If you’re securing a new foundation or repairing an existing one, you’ll be looking at helical anchors to complete your project.
Helical anchors, often called screw anchors, are commonly used for underpinning and settlement arrestment; however, they can also be used for tiebacks, uplift anchors and new construction piles. The pile is constructed simply by screwing the anchor into competent load-bearing soil.
The pile capacity is a function of the installation torque achieved during installation. Helical anchors come in various shaft sizes and helix configurations, allowing for lots of options to meet the required specifications.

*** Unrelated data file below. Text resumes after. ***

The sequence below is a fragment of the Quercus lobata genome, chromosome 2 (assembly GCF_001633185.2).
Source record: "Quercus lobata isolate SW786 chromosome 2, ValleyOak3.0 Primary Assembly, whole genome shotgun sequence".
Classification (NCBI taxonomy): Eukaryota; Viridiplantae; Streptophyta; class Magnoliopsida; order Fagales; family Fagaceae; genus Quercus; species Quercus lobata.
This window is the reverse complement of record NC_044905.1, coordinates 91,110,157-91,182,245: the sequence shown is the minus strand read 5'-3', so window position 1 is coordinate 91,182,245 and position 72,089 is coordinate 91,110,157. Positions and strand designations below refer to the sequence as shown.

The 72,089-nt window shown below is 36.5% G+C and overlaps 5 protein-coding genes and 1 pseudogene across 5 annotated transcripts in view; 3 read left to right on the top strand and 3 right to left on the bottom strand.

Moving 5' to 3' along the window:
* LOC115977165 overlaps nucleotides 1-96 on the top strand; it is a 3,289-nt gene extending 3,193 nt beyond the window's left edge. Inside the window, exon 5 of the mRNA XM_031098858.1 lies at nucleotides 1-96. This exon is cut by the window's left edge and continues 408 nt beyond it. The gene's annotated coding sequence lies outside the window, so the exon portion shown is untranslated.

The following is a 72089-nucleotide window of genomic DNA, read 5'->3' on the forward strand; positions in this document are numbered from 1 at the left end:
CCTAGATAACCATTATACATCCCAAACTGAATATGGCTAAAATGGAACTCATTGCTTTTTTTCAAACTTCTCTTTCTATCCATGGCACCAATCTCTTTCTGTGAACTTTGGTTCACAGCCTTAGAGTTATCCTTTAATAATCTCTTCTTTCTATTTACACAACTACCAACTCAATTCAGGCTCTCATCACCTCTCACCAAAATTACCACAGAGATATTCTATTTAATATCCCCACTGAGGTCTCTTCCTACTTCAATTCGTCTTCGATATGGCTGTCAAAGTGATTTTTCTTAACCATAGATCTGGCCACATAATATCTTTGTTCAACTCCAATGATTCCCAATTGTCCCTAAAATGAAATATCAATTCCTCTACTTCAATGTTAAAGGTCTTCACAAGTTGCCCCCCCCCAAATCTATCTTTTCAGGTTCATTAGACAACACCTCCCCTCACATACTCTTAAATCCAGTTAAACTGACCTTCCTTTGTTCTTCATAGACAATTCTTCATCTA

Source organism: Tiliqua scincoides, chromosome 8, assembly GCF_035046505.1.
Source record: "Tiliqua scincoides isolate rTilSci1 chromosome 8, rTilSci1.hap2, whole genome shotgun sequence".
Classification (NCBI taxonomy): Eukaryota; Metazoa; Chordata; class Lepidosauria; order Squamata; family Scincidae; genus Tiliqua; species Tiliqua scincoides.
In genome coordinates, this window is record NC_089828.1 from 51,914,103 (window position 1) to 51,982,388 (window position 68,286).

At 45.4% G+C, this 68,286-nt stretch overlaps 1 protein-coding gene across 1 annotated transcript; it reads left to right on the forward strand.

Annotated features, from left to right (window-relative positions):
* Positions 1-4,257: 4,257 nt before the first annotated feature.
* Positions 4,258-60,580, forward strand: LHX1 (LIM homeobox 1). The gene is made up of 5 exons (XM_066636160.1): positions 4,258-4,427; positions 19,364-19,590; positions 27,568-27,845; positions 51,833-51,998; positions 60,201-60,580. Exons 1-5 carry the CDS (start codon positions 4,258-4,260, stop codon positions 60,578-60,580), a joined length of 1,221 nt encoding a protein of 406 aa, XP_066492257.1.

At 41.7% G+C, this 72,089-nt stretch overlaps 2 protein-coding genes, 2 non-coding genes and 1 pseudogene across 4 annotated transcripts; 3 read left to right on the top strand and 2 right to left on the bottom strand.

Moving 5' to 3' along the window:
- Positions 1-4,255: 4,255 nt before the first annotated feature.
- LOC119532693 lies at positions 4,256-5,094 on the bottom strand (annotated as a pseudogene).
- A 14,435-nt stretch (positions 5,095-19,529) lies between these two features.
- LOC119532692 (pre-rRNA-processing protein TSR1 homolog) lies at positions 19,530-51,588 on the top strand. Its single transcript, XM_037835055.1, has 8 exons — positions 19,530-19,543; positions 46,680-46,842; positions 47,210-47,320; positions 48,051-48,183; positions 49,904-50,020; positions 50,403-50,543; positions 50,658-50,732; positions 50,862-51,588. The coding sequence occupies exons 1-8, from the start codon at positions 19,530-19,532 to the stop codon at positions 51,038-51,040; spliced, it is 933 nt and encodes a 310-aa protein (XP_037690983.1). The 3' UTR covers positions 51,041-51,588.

Advantages of Helical Anchors
The major advantages of helical screw anchors are speed of installation and the ability to load the pile immediately. Since there’s no need to wait for grout to cure, you can get back to work right away.
Another benefit is that helical anchor installation can be achieved with relatively small equipment and in areas with very tight access. Also, there are no spoils left from the installed pile, making the installation process very clean compared with other pile types.
Helical anchors have their disadvantages, too. For starters, they cannot be installed into or through rock. Also, lateral stability or buckling can be a concern in certain soil conditions.